With the market up more than 11% since an early February pullback that growth stocks, in particular, have been enjoying a particularly lofty ride.
And social networking stocks have been among the loftiest of the lofty.
The Social Networking motif is up 14.4% in the past month; during that same time period, the S&P 500 has gained 4%. In 2014, the motif has increased 0.5%; the S&P 500 has risen 7.8%.
The three largest components of the motif, LinkedIn, Facebook and Twitter, which could be considered the Holy Trinity of the social networking industry, combine to make up nearly 47% of the portfolio weight, and have all outperformed the broader market in the last month.
Twitter, in particular, has bounced back bigtime – up nearly 19% in the past month – after the stock has spent most of 2014 sliding, after the company disappointed investors with its recent revenue-growth metrics and speed of monetizing its 250 million-user base.
However,investor Leigh Drogen pointed out in a recent article on Seeking Alpha that earnings expectations for social media companies have been creeping up, as optimism for most growth stocks functions as the market’s default emotion.1
Even Twitter bulls, Drogen said, can point to triple-revenue growth as a reason for their positive views.
Facebook, meanwhile, has practically turned itself into a Wall Street darling. As Drogen pointed out, the worst quarter the company put up over the past 12 months still had year-over-year sales growth of 54%.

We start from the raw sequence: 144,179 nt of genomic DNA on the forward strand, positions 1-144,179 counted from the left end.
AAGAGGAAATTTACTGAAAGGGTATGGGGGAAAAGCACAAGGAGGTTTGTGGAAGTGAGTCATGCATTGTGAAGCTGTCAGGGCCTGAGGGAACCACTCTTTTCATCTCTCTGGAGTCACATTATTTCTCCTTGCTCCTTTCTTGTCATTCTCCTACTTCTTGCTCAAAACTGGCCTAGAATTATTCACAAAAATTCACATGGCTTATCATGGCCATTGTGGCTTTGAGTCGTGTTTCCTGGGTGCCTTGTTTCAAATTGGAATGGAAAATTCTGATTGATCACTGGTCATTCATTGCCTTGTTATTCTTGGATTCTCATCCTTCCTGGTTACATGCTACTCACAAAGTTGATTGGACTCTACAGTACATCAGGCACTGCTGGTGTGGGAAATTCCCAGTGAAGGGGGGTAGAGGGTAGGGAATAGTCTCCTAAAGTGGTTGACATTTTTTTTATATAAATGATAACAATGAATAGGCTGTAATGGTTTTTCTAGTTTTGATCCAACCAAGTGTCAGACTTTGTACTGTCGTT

And, Drogen says, investors aren’t expecting anything different: His Estimizer platform for investor community expectations projects revenue growth for its latest quarter of 53%.
However, there’s another development driving social media stocks: the short-sellers have started to give up. As Doug McIntyre recently reported, shares sold short in Facebook, for example, dropped 3.4% to 44.6 million for the period ended May 30.2 In the same way, shares shorted in LinkedIn dropped 3.4% to 3.9 million as McIntyre reported the company is held in high regard with its multiple lines of sales that can help sustain revenue.
Twitter shares sold short plunged by 36.5%.
McIntyre warns that all three companies will find it hard to maintain current levels if they disappoint, even slightly, when announcing second-quarter earnings. Each has an extraordinarily high valuation, and much of Wall Street believes that revenue growth can’t hold this pace – to some extend because social media use may have begun a period of saturation.
And no small thing – actual profits have been hard to come by, McIntyre said, at least at margins that would justify more upside.
In other words, according to McIntyre, the worst thing that could happen to these companies is for Wall Street to start believing their best years are behind them.
1Leigh Drogen, “Are Social Media Stocks Making a Comeback?,” seekingalpha.com, June 11, 2014, http://seekingalpha.com/article/2264363-are-social-media-stocks-making-a-comeback, (accessed June 18, 2014).
2Douglas A. McIntyre, “Short Sellers Exit Social Media Stocks,” 247wallst.com, June 11, 2014, http://247wallst.com/media/2014/06/11/short-sellers-exit-social-media-stocks/, (accessed June 18, 2014).